CDRH outlines plan to understand sex and gender differences in medical devices

Regulatory NewsRegulatory News | 21 January 2022 |  By 

The US Food and Drug Administration (FDA) has finalized its strategic plan for incorporating sex and gender differences into the development and regulation of medical devices.

The Health of Women Program Strategic Plan, released on 18 January 2022, outlines priorities for integrating the health of women into the research and regulatory work of FDA’s Center for Devices and Radiological Health (CDRH). The strategic plan finalizes a proposal released in September 2019.

“Now more than ever, we need to understand the implications sex and gender present for the performance of medical devices in all individuals. The CDRH Health of Women program is a comprehensive, collaborative, landmark program built on the premise that both sex and gender have a considerable impact on women’s overall health, not just their reproductive or sexual health,” Terri Cornelison, MD, PhD, chief medical office and director of the Health of Women Program at CDRH, said in a statement.
 
The CDRH Health of Women Program was created in 2016 with the aim of understanding how medical devices perform in women and the unique regulatory issues related to women’s health. The finalized strategic plan sets out a portfolio of women-specific device efforts and strategies to close research gaps. The three main priorities of the plan are to:

  • Improve sex- and gender-specific analysis and data reporting
  • Create an integrated approach to current and emerging issues on women’s health
  • Develop a research roadmap related to the health of women
Sex- and gender-specific data

The agency’s goal is to use this data in premarket submissions and postmarket surveillance, according the CDRH strategic plan.

The agency intends to take a “least burdensome” approach to medical device premarket evaluation, as required by the FDA Modernization Act of 1997 (FDAMA). Developers and researchers are not being asked to generate more data, according to the report, but to analyze and report on data that has already been generated. 

CDRH also plans to develop recommendations related to non-clinical studies for sex- and age-subgroup analysis.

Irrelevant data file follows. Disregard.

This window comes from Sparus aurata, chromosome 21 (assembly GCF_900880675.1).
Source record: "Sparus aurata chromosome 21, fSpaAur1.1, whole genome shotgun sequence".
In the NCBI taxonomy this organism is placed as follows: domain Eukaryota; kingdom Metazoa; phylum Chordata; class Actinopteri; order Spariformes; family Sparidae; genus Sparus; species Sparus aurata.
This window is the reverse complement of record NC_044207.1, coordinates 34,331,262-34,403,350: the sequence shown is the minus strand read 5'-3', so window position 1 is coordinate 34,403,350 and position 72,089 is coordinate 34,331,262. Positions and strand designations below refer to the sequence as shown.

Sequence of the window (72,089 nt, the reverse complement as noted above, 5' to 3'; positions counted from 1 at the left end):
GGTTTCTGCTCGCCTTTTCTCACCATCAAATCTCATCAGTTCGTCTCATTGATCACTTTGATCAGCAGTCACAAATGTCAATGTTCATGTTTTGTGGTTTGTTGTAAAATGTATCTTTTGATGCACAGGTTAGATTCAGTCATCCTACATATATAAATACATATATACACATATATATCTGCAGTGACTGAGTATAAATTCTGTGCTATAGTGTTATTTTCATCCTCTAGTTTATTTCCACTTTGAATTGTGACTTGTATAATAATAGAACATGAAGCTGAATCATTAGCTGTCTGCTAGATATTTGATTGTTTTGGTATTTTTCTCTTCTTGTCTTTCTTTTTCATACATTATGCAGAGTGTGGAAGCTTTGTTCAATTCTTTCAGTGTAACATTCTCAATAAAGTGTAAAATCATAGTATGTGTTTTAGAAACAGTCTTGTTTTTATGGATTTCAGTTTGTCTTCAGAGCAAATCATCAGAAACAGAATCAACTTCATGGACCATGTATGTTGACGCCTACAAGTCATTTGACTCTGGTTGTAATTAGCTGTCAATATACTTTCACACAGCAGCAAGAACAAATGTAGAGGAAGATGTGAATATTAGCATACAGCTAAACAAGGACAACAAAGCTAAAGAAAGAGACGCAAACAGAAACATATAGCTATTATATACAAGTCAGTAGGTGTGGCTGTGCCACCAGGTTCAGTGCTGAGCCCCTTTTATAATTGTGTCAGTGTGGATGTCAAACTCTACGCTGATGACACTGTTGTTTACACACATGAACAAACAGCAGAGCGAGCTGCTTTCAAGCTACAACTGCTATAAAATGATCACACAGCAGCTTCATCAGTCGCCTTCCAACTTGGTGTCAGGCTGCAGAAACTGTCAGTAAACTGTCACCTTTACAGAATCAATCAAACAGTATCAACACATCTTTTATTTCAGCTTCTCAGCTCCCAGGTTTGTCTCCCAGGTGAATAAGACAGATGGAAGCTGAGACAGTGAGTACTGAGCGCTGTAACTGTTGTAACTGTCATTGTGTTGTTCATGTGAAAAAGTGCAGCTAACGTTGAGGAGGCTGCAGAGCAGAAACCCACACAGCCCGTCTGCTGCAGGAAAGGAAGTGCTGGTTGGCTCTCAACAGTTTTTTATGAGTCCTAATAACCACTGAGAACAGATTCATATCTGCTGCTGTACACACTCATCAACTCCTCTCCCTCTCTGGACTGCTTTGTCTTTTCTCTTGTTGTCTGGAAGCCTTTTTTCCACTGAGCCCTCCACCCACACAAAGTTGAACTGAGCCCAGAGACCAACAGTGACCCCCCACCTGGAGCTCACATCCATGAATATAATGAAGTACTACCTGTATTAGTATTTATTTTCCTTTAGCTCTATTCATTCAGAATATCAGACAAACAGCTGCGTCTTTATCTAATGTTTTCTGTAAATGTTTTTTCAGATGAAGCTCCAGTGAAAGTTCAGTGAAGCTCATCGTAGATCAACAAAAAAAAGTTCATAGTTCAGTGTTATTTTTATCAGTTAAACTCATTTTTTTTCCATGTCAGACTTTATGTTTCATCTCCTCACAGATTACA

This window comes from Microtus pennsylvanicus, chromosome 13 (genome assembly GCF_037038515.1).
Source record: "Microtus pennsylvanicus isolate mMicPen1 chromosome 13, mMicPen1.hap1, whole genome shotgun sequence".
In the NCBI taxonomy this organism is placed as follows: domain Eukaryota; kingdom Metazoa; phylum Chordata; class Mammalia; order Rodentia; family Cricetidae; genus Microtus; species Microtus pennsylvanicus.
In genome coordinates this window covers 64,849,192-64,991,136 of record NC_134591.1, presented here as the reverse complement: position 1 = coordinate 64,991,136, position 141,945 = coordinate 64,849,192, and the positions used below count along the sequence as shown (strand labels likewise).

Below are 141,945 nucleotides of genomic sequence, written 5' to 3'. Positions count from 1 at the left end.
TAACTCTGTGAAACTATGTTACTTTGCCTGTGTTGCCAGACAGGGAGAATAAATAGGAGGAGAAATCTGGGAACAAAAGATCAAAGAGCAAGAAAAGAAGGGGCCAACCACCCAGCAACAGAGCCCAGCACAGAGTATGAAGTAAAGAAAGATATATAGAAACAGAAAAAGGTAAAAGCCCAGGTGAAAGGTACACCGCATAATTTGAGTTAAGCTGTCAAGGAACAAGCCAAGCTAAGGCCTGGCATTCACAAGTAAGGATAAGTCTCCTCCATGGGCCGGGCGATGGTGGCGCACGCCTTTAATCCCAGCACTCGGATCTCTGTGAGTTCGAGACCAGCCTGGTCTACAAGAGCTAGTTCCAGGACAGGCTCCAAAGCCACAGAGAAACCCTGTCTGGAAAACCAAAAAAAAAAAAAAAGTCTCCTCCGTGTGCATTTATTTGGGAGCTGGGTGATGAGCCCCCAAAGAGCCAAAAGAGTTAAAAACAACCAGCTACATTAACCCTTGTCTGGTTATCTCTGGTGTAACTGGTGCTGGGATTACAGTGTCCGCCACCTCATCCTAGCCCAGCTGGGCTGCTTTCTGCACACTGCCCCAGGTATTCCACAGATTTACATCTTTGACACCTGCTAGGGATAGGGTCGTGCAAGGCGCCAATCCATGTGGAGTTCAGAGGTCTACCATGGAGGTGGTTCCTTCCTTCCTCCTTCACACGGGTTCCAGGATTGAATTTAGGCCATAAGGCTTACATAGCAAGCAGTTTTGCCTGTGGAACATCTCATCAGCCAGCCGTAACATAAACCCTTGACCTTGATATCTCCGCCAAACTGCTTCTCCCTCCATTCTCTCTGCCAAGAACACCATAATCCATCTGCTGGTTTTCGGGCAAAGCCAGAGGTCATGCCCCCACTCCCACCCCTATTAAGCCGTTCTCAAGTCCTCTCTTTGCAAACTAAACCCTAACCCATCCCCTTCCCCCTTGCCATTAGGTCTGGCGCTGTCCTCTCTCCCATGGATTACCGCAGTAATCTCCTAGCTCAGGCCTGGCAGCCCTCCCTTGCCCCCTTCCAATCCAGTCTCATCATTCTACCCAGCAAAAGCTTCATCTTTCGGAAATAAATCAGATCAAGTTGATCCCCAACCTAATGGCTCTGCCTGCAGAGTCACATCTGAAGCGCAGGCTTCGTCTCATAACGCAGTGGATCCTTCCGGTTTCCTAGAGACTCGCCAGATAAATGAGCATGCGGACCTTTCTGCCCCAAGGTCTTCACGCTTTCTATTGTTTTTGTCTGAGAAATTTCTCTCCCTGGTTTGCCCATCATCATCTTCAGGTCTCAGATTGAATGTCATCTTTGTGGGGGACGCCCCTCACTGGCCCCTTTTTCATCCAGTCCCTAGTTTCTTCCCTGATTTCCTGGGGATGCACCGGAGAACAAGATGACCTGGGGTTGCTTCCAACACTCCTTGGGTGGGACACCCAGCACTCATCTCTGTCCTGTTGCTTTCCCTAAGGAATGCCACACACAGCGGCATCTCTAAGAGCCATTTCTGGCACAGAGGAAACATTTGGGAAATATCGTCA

“We aim to refine current, and develop new, policies and recommendations to help innovators and researchers consider the potential influence of sex- and gender-specific data and address these factors in the experimental design, analysis, and reporting of medical device biomedical research,” CDRH officials wrote in the strategic plan. “Our hope is that this may lead to a stronger foundation upon which to develop devices and better inform the research community as to whether such influences need to be factored into the design and power calculations of future studies.”

Integrated approach

The strategic plan also tackles ways to integrate women’s health into scientific and regulatory initiatives across CDRH. One goal is to improve processes for the early identification of adverse effects of medical devices on women.

The plan calls for forming two internal groups: the Health of Women Steering Committee would provide recommendations to CDRH, and the Health of Women Core Community of Practice would coordinate existing subject matter expertise within the Center.
CDRH officials also plan to collaborate with outside partners to figure out how to incorporate findings of sex and gender differences into the design and application of new medical device technologies.

“We hope to help foster innovative technologies that may address sex- and gender-based differences via alternative means, including novel animal, in vitro, and computational models to study sex differences; information systems used for collecting, sharing, and comparing clinical data; and sex- and gender-conscious engineering design and development of medical devices,” according to the strategic plan.

Research roadmap

As part of the research roadmap, CDRH officials plan to establish a portfolio of women-specific research projects, develop an initiative on the science of patient input, and work with outside groups and developers to build registries of women’s devices and to run sex- and gender-specific analyses within existing registries developed for use in both men and women.

CDRH: Health of Women Strategic Plan

 

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